Norfolk’s special schools achieve top marks

With 90pc of Norfolk's special schools now rated either good or outstanding, education correspondent VICTORIA LEGGETT looks at why they are proving such a big success story.

Across the country, just over one in 10 schools is classed as outstanding by Ofsted inspectors and a total of 57pc have been judged good or better.

For special schools – which include those catering for pupils with disabilities, learning difficulties and behavioural problems – a considerably higher 28pc get the top rating with just over three-quarters achieving the top two grades.

But in Norfolk, the county's special and complex needs schools are likely to be the envy of their educational peers. Of the 11 operating in this area, six are considered outstanding while an impressive 10 – or just over 90pc – have been deemed good or better. The remaining satisfactory school is expected to reach good at its next inspection.

So what is it that makes our special schools so, well, special?


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One of the key characteristics of the group, which includes the Clare School in Norwich, Chapel Road School in Attleborough and Sidestrand Hall School on the north Norfolk coast, is the way they work together.

Terry Cook, head of educational achievement and improvement at Norfolk County Council, describes the 11 schools as a 'family' which sticks together through the rough and the smooth.

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He said: 'They tackle issues together – every institution, like every family, has ups and downs. The special schools are very collegiate and support each other through those.'

When it comes to the ups, the schools are quick to explain to others how they are maintaining their outstanding service and encourage them to do the same.

Headteachers, deputy headteachers and school managers all meet their counterparts at other special schools to talk through issues and share ideas.

Paul Eteson, headteacher at the outstanding Harford Manor School on Ipswich Road, in Norwich, said: 'There's a real sense of community even though we're spread out – it's a big county. I feel really well supported. If something comes up, I can call a colleague at another school and I know they will be there.'

And it does not stop with their fellow special schools. The group's new School to School support programme sees headteachers working with mainstream schools to help them better cater for students with special educational needs.

An area which consistently wins praise from Ofsted during visits to Norfolk's special schools is the leadership of each site.

At Sheringham Woodfields School, inspectors commented on acting headteacher Carol Evans' 'drive and ambition, which focuses on removing every barrier to learning for each pupil with a disability and/or learning difficulty'.

For Mr Cook, the quality of leadership is the cornerstone of Norfolk special schools' success.

'It all comes from that leadership,' he said. 'It comes from the governors and the heads. They instill an ethos of working hard for pupils in the school and that gets through to the staff.'

But the headteachers do not necessarily see it that way.

Ms Evans, who joined Woodfields School as deputy headteacher nine years ago and took over as acting headteacher in September 2010, said: 'I don't agree with that. I think it's down to everybody in the school. They bring it together.'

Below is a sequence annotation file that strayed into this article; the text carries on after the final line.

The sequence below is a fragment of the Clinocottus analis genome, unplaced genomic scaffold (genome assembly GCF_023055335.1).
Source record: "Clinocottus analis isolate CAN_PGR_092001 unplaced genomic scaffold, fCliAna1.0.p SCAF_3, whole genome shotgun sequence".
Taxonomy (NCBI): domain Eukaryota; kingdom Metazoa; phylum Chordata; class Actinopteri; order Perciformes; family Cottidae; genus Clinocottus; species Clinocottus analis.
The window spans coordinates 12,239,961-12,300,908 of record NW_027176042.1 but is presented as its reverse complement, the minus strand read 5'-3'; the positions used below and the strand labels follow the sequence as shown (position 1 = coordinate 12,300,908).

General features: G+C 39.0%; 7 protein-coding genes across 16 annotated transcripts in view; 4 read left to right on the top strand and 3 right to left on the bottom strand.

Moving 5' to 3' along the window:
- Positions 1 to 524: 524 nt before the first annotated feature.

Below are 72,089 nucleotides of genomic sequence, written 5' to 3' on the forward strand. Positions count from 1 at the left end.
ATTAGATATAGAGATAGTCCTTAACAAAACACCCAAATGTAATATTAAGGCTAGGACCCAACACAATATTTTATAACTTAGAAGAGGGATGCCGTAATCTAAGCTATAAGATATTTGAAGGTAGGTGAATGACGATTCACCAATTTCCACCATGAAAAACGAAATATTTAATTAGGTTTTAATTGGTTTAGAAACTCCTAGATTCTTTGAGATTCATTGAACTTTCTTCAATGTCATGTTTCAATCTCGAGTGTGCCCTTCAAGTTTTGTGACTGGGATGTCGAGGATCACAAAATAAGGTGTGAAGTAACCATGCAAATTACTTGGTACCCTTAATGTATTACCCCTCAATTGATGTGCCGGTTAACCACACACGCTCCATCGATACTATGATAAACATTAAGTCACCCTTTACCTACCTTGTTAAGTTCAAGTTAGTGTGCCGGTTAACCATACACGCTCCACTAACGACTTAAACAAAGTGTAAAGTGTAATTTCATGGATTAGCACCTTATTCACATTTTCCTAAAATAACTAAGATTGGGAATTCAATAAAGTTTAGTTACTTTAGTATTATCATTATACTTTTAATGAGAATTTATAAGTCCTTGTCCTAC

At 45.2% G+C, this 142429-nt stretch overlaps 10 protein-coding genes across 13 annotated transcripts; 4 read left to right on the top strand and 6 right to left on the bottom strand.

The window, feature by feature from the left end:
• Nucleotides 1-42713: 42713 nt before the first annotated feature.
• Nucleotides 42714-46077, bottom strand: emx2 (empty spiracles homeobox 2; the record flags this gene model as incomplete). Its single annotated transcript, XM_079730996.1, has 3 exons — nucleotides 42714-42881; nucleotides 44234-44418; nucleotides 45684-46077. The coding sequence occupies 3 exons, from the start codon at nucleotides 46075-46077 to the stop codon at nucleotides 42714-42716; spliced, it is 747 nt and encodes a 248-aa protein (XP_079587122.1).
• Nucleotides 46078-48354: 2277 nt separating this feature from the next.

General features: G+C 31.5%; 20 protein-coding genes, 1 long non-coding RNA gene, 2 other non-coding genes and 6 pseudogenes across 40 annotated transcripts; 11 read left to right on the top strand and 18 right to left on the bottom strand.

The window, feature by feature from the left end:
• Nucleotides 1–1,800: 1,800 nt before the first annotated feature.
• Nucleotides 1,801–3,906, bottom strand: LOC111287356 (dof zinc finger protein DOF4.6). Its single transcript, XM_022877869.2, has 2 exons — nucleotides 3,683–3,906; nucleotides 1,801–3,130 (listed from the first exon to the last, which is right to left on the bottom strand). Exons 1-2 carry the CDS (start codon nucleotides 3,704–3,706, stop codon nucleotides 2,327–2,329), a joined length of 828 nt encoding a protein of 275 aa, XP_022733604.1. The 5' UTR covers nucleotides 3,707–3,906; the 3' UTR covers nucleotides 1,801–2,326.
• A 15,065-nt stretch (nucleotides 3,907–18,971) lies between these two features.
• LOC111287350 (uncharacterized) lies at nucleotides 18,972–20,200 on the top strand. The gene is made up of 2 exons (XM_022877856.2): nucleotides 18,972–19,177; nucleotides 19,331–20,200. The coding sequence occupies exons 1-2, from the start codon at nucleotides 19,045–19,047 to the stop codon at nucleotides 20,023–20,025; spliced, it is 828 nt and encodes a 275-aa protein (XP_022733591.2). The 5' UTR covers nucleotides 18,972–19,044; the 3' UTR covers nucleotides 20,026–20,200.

Ms Evans said, despite having 90 pupils with a range of complex needs, staff worked hard to treat every student as an individual – something she believes sets special schools apart from their mainstream counterparts.

The school recognises each child may learn and respond in a different way and will need a different approach.

'It isn't difficult at all,' she said. 'They all come in to us as individuals. We meet them a lot more for their annual statement reviews. I know their grandparents, I know their mums and dads.

'They are with us a very long time – they could be with us from the time they are three to the time they are 19 – if you don't know someone by then, it's a pretty poor show.'

All that hard work is done in settings which vary widely in terms of the quality of buildings used by the schools. While some have been lucky enough to benefit from new buildings and improvements to their existing ones, others are in desperate need of a better space.

Chapel Road School in Attleborough has been flagged up by the county council as one of the sites with the biggest need for a new building and has submitted a bid as part of the government's priority school building programme, while Harford Manor frequently has to venture outside the school to find the facilities it needs.

Headteacher Mr Eteson puts a positive spin on it: 'It's great to be out in the community,' he said. 'But we desperately need capital monies invested. We don't have science labs, no PE, no games.'

Mr Cook said the poor buildings some of the schools had to cope with made their achievements even more impressive.

'It's not easy to achieve what they do in poor buildings. We go in and see the Chapel Road staff and they are working flat out – they go the extra mile for the pupils.'

Ultimately, whether you are talking about the team work, the leadership, or the efforts made by both staff and pupils, it all comes down to one thing: 'We work damn hard,' said Valerie Moore, headteacher at Eaton Hall School, which was last month rated outstanding for the second time.

'We work very, very hard. Perhaps our children haven't had the best start in some areas – physically, mentally, in their homes and backgrounds. We are constantly trying to make up for that, give children the opportunities to do things they might not have done before. You have to work exceptionally hard because you are striving for something better.'

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